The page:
Elevation: 8,340 ft
This peak is not in the book. Published August 2020
Mount Heinous is located at the east end of a rugged ridgeline that starts at on the main Lick Creek crest and runs northeast over Fitsum Peak (i.e., The Spear) and Mount Horrendous to end on Mount Heinous. Its a long, torturous hike from any direction to reach this peak. John Platt climbed this peak because it was the last peak he needed to complete all of the peaks on the Fitsum Peak quadrangle–an impressive accomplishment unlikely to ever be repeated, absent the future formation of a “Lick Creek Johnny” cult. The name he adopted is spot on for this ugly, tree-covered peak. USGS Fitsum Peak
There are two feasible approaches for this peak: the East Fork Trailhead and and the Thirtythree Lake Route.
East Fork Lake Fork trailhead [(B)(3)(b) on Page 136]. Hike up the East Fork Lake Fork to the junction with the North Fitsum Summit Trail in 6.9 miles with 1,200 feet of elevation gain [(B)(3)(b.1) on Page 136]. The North Fitsum Summit Trail no longer shows up on the USGS topographic map. Nevertheless, the trail is signed and is sort of there.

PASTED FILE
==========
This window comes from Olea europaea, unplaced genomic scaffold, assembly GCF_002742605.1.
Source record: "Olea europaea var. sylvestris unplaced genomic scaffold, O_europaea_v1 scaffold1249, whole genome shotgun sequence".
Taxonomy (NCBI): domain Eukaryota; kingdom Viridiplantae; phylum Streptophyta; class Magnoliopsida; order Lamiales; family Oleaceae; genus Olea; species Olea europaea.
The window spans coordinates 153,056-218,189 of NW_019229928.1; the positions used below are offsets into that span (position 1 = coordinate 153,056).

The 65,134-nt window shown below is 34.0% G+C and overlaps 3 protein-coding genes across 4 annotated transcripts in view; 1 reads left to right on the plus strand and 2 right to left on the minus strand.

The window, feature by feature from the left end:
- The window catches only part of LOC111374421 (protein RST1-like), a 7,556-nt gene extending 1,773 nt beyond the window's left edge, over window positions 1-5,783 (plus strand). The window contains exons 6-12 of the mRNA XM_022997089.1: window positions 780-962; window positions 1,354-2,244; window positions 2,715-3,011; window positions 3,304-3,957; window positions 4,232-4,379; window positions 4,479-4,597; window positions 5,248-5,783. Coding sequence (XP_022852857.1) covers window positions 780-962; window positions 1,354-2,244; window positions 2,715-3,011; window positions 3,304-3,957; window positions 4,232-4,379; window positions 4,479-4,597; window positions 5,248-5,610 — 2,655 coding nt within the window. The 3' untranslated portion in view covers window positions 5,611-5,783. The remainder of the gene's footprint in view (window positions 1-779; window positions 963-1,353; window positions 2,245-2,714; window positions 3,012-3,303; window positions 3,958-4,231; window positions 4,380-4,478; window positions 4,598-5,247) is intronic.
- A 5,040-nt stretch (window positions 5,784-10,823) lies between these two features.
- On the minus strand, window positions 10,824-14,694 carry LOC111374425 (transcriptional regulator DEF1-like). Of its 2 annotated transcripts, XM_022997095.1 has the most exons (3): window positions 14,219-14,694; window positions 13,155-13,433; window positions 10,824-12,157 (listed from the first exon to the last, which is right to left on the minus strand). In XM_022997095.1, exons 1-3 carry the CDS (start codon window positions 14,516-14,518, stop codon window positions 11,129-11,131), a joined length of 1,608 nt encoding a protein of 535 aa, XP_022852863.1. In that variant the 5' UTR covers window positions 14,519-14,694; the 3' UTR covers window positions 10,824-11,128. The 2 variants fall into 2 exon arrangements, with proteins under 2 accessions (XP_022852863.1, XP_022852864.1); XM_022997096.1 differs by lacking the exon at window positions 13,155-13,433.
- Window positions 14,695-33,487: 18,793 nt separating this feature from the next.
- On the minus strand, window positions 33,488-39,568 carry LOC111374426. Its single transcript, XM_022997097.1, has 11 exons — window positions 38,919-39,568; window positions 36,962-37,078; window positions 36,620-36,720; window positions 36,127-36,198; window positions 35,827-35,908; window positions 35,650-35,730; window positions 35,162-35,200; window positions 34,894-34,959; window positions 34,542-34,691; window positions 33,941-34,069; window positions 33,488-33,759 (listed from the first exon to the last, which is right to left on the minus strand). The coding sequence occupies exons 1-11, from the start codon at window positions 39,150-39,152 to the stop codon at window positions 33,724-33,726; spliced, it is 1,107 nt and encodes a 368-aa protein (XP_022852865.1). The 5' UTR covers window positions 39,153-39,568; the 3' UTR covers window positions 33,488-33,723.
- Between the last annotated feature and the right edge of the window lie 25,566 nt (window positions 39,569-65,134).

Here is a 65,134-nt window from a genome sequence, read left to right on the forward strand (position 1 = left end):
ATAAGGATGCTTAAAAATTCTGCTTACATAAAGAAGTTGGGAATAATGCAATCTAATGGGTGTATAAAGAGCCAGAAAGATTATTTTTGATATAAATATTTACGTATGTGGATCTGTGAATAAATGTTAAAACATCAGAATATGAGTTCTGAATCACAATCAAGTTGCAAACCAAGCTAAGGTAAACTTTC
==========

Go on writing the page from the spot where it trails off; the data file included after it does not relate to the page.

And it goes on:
Thritythree Lake Trail. This unofficial use trail is accessed from the Lick Creek/Yellow Pine Road [(B)(3) on Page 136]. The trailhead is the obvious switchback in the road about 1.5 miles below Lick Creek Summit. There is a large parking area on the north side (left, heading up the hill) and a smaller pullout on the right, sometimes used as a campsite. The trail (two of them, actually, but they soon join up) starts at the back of the smaller pullout. The route covers 2.75 miles with 1,800 feet of elevation gain.
South Ridge, Class 2
Use the link below to read John Platt’s trip report.
Mountain Range: Western Salmon River Mountains
Longitude: -115.84619 Latitude: 44.99059